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How to Beat the Winter Cold

by Laurel Andersen, PT, CLT-LANA, CEAS

Cooler weather has arrived here in East Tennessee and it can bring with it some challenges. Some people report more aches and pains, especially in their joints, as the temperature drops. This may be related to the change in barometric (atmospheric) pressure, which can drop as weather systems develop. The theory related to this is that with lower barometric pressure, there is less external pressure on our tissues, and they can expand, which can cause pain. People who deal with chronic pain or have arthritis are more likely to be impacted. Some people also deal with sadness or depression in the colder months, often related to decreased activity and isolation. Changes in our mood can cause our perception of pain to increase as well. Colder temperatures can also make our joints feel stiffer.

Fortunately, there are some steps we can take to deal with the effects of colder weather.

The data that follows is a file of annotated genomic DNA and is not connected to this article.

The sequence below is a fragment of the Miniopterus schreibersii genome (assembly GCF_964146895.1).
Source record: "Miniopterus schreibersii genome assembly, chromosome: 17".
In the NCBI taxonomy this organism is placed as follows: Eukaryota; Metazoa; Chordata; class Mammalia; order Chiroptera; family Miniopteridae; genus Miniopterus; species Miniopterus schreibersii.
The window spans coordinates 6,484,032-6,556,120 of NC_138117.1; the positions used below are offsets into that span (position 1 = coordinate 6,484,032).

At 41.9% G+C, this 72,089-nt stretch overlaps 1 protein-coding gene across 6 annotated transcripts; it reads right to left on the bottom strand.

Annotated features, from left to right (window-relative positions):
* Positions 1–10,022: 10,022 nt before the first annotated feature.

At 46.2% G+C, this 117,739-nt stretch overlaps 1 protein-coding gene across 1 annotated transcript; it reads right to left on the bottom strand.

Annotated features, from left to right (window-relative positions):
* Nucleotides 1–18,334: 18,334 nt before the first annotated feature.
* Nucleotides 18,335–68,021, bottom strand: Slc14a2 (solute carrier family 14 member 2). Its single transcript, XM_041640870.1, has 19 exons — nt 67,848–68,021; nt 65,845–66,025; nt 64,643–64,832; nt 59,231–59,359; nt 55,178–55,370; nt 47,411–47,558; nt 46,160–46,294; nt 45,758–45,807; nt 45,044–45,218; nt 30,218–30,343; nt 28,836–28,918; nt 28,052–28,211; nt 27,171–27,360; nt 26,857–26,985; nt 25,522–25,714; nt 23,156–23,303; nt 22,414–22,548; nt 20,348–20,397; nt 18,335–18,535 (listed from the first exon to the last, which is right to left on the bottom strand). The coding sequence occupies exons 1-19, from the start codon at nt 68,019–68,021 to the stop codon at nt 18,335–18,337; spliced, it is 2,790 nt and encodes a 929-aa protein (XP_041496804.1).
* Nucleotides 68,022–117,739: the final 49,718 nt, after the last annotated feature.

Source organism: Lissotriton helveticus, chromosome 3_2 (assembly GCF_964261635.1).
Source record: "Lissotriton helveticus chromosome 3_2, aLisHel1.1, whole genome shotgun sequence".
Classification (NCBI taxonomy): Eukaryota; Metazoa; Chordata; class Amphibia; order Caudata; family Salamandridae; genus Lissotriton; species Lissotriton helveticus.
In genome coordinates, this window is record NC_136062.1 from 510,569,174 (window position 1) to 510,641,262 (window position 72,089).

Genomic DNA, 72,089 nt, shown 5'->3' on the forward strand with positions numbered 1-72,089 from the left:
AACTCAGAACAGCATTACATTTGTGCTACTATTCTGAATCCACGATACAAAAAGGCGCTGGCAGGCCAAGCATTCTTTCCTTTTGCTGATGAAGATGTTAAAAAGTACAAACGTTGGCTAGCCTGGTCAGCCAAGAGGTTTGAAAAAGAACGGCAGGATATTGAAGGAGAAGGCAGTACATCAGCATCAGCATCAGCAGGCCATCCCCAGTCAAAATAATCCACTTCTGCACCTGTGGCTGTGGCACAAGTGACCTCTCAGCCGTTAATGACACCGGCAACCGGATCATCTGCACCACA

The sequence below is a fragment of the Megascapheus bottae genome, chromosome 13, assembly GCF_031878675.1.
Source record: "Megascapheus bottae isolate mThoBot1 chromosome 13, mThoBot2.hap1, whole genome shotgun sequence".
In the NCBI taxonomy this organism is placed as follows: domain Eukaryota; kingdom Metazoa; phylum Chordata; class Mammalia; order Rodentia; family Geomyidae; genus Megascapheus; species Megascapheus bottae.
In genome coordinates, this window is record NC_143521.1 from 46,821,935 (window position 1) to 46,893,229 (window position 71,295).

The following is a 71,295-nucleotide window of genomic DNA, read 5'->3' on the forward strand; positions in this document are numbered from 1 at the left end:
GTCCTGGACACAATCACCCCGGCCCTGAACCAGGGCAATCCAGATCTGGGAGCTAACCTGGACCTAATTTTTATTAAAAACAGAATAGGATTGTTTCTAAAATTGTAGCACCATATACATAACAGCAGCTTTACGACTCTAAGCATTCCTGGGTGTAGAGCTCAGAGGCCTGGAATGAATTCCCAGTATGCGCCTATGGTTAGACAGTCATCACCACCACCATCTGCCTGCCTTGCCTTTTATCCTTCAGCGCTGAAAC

Being Active

Being active is important because it’s better for our mobility and function. Dress in layers to protect yourself from the cold. Gentle exercise, including walking, can increase strength and flexibility, and decrease pain from arthritis. Walking could be done at an indoor shopping center, or even in your home.

Stretching

Light stretching will help keep our muscles limber. Swimming in a heated pool can be very helpful. Yoga and Tai Chi are excellent forms of gentle exercise, and can even be done using a DVD if you can’t get to a class. Exercising with a partner can help keep you motivated as well, and make it more fun. Warming up and cooling down after exercise helps our body maintain flexibility and decrease risk of injury.

General Health

General health maintenance is important too, like maintaining a healthy weight, eating a nutritious diet, and getting enough sleep. So, with some positive changes, we can stay more comfortable and mobile in this colder part of the year.

Author Info

PCET

PCET

Founded in 1998, Pain Consultants of East Tennessee is a multi-disciplinary pain management practice who has been designed a Center of Excellence by the American Pain Society.